Here’s how to do it: Put a hand on your belly. If it doesn’t move out and in when you breathe, you’re not belly breathing. Use a clock with a minute hand to time your breaths. Aim for six breaths a minute, 10 seconds a breath. Inhale slowly for three or four seconds (your belly should expand, or push out). Exhale (your belly should fall, or push in) more slowly for six or seven seconds. Pause and repeat. Keep it up until you feel yourself relax.

·         Enhance the effect: Clear your mind of worried thoughts and deepen your relaxation by repeating a soothing word to yourself with each exhale (such as one, peace, love, life, healthy) or imagining yourself in a tranquil setting (your cozy bed, a sun-drenched beach). Conjure a beautiful image to focus on, or see the smiling face of someone you love. Tell yourself, “My muscles are relaxing and my heart is slowing.” Or visualize your blood vessels widening, your blood flowing well and your blood pressure going down.

·         Perfect your technique: Do a few minutes of belly breathing as many times during the day as you like. Try to fit in a 15-minute session early and late each day to build your skills. Clearing your mind isn’t easy at first. If you’re new at it, just try to notice when you get sucked back into your thoughts, tell yourself, “I can think about that later,” let the thought float off, and return to your focus. Don’t be discouraged if you have to do this a lot at first, says Dr. McKee. You’ll improve with time. Observing our thoughts also helps us see how unnecessarily stressful (“This is a disaster!”) many thoughts are, which can help blunt their effect.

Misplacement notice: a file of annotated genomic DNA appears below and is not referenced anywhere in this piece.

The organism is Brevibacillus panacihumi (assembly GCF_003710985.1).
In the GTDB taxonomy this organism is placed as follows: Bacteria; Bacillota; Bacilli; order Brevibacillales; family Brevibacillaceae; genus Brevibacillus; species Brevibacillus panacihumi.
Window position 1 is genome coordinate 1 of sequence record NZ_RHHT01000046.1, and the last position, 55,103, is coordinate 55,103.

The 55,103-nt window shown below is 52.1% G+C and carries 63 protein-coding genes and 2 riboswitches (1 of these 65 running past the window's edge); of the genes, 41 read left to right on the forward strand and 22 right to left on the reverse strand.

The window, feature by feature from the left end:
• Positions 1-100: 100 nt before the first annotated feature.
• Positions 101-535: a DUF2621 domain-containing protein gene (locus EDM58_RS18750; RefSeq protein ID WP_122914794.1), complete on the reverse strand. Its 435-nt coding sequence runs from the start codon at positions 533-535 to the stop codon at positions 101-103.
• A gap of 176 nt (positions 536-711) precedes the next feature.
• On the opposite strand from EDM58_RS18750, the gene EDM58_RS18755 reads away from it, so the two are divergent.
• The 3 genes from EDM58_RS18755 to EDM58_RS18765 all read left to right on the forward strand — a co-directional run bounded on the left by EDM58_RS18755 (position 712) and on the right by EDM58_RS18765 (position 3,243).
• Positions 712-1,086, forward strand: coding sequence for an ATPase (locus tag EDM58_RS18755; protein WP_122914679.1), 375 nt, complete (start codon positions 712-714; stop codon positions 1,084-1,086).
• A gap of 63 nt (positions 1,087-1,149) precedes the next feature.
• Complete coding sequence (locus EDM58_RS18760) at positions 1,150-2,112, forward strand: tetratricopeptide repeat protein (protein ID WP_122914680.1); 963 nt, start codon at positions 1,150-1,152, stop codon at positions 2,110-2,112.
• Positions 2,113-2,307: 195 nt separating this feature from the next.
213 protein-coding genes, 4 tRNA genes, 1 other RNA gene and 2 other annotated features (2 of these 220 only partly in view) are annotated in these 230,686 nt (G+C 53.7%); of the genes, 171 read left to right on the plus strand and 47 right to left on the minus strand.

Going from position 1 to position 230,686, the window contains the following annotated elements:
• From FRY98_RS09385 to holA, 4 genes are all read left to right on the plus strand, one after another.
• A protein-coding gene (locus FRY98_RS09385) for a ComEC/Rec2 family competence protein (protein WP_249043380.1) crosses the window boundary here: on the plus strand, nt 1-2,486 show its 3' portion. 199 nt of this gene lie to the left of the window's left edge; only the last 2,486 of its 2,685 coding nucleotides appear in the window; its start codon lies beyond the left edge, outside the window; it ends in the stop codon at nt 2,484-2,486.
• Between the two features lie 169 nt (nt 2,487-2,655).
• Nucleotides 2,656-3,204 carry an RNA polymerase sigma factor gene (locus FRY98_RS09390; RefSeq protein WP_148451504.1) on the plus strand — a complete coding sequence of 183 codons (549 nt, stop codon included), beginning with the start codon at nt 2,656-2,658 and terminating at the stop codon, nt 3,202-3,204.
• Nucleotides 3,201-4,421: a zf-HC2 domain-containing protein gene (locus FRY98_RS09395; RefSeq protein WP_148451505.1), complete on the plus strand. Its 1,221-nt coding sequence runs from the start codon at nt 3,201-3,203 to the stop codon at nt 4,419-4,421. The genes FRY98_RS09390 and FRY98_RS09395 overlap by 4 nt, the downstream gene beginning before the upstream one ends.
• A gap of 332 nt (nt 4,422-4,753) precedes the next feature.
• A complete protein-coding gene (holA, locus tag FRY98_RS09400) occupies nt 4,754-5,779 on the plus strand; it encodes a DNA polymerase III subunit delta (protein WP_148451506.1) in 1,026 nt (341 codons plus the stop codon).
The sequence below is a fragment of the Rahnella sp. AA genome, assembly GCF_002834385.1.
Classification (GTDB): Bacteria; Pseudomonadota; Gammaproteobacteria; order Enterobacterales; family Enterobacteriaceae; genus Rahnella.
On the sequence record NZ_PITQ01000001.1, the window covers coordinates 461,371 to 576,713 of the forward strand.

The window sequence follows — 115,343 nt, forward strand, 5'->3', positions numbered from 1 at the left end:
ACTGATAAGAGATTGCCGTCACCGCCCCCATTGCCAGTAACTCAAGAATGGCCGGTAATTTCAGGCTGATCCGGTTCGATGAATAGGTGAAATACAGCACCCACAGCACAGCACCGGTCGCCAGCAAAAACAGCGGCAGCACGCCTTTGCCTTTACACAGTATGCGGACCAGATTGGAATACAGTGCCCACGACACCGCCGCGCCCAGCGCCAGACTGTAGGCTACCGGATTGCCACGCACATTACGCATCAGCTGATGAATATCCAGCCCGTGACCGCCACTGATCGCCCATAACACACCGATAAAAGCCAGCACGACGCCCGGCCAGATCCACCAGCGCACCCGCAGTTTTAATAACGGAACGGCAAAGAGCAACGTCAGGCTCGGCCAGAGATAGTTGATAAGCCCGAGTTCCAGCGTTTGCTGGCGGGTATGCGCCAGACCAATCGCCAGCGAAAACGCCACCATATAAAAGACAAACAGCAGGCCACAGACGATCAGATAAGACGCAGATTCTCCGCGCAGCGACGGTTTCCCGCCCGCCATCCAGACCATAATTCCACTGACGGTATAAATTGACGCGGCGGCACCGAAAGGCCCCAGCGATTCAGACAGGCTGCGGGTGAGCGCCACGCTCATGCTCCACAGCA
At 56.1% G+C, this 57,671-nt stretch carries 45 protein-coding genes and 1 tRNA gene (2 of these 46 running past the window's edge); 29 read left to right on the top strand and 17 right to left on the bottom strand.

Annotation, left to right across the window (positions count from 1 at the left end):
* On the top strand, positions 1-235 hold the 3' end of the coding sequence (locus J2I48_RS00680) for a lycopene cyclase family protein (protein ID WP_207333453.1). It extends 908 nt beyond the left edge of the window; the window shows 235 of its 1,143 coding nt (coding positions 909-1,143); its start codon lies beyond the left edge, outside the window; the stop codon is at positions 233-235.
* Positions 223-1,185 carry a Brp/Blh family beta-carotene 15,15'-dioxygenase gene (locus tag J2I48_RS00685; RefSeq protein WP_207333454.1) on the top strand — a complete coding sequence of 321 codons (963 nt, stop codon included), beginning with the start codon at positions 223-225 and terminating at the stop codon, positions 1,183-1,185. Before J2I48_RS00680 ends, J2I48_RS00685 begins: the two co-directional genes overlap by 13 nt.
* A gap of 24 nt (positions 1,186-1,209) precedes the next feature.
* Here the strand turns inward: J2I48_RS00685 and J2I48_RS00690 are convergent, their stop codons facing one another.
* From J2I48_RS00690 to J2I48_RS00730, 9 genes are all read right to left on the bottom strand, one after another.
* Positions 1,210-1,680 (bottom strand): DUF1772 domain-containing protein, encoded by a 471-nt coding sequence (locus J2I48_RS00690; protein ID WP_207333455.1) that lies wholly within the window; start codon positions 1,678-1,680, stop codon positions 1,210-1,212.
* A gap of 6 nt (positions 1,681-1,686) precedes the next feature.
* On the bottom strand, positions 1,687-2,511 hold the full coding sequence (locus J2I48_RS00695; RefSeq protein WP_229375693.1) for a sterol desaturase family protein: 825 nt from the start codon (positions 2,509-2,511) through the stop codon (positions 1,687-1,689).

·         Look on the bright side. A study in Circulation found that optimistic women had lower rates of high blood pressure, coronary heart disease, diabetes and death than pessimistic women. Researchers aren’t sure whether a positive outlook motivates us to take better care of ourselves or has direct health benefits. Either way, being upbeat has upsides for your health. If you tend to see the glass as half-empty, try this: Once a week for a month or more, list three things you’re grateful for and spend time contemplating what makes them possible, suggests Thomas Morledge, MD, of the Center for Integrative Medicine at the Cleveland Clinic. Thankful for your health? Think about what keeps you healthy. Thankful for a strong relationship? Think about how you manage that. Evidence suggests that this simple act to cultivate gratitude can be a powerful antidote for anxiety and depression.

·         Turn to Mother Nature. Something got your blood boiling? Go for a drive in the country. Take a walk in the park. Sit on your back porch and gaze at the grass, trees and sky. Feel better? Of course you do. It’s called the biophilia hypothesis, and it holds that, having evolved in nature, we humans are programmed to relax in soothing, savannah-like settings. Our sympathetic nervous system powers down, our parasympathetic nervous system powers up, our heart rate slows, our muscles relax, our blood vessels dilate, and our blood pressure falls.

·         Laugh — a lot! Researchers at the University of Maryland found in a 2005 study that when people watched a movie clip that made them laugh, their blood vessels dilated. When they watched one that made them anxious, their blood vessels tightened up. The researchers weren’t sure why, but the change in blood flow was marked enough for them to conclude that 15 minutes of laughter a day is “probably good for the vascular system.” Now, researchers at California’s Loma Linda University report that people with type 2 diabetes who watched something that made them laugh for 30 minutes a day were much healthier a year later than those who didn’t.